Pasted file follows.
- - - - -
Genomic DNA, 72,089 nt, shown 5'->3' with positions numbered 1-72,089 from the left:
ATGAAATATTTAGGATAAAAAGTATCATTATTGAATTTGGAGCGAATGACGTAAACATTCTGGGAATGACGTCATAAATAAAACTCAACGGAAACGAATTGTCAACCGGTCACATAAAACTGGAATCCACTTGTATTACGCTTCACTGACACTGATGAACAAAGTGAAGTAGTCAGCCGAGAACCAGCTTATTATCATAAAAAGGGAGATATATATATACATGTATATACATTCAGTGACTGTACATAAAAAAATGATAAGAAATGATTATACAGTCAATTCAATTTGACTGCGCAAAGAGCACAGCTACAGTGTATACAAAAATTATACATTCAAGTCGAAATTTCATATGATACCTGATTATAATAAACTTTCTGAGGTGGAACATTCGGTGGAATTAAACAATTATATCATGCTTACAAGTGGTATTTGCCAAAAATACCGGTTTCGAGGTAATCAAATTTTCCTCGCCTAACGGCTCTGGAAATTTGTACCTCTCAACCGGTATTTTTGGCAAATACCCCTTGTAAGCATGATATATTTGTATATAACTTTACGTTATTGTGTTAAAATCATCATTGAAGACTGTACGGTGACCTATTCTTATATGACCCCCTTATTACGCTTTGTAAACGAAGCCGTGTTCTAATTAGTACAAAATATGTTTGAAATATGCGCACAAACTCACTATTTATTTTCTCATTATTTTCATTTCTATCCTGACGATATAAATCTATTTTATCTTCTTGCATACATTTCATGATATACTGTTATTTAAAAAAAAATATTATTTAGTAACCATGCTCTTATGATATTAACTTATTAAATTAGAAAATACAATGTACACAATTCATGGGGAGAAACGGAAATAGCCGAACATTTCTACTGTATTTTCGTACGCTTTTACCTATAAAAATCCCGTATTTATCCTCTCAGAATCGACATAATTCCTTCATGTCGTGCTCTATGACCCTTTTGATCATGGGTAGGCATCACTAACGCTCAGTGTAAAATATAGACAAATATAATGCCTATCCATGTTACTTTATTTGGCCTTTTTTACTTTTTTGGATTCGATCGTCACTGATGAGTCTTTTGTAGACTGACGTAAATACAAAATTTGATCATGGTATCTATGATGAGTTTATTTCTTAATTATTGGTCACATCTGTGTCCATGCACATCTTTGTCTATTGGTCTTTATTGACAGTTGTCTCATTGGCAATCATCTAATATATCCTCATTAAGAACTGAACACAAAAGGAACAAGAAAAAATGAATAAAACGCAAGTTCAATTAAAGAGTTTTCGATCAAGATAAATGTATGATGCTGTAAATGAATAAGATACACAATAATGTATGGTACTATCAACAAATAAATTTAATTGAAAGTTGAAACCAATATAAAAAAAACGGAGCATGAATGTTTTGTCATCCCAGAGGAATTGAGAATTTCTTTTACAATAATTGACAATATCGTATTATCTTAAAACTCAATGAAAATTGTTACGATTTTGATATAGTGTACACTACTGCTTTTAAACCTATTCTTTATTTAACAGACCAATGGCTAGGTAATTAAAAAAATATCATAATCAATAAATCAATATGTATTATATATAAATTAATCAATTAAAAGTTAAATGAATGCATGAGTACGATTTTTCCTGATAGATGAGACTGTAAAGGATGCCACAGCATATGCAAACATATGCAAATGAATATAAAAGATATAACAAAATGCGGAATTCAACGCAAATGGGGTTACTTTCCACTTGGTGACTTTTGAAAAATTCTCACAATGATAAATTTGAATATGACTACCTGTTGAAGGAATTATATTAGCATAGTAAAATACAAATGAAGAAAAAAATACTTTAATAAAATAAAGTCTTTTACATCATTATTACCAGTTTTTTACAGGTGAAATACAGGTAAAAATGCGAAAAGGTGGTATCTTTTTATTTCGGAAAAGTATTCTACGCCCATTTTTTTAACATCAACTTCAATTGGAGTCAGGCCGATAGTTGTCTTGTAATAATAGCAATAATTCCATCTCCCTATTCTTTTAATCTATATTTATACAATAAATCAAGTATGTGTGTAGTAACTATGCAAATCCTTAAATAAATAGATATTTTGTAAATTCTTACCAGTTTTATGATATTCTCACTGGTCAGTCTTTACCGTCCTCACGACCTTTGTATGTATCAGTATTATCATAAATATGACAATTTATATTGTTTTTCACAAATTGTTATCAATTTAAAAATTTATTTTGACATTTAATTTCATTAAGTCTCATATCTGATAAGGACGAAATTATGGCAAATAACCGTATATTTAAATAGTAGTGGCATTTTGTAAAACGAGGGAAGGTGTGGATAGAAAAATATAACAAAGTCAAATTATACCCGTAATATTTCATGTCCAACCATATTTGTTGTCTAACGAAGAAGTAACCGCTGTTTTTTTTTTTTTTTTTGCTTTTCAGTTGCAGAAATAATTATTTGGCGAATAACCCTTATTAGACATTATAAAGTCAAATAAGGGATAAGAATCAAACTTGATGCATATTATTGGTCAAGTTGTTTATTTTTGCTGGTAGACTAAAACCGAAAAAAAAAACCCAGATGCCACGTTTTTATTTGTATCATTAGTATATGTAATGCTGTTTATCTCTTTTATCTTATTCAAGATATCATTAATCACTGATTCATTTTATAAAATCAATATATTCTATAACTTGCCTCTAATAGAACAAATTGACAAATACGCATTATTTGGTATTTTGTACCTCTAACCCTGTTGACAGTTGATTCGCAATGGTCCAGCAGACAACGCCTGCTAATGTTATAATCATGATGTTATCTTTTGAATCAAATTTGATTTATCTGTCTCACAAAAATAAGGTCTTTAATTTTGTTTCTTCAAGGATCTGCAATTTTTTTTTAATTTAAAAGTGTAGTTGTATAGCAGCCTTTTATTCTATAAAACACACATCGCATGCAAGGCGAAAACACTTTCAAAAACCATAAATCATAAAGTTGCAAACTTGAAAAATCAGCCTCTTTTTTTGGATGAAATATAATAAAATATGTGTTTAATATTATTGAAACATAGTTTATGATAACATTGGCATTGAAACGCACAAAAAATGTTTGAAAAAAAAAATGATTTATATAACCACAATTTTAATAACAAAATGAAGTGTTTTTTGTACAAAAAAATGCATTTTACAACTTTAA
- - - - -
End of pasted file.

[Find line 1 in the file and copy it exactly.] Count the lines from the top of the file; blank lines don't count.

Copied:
Genomic DNA, 72,089 nt, shown 5'->3' with positions numbered 1-72,089 from the left: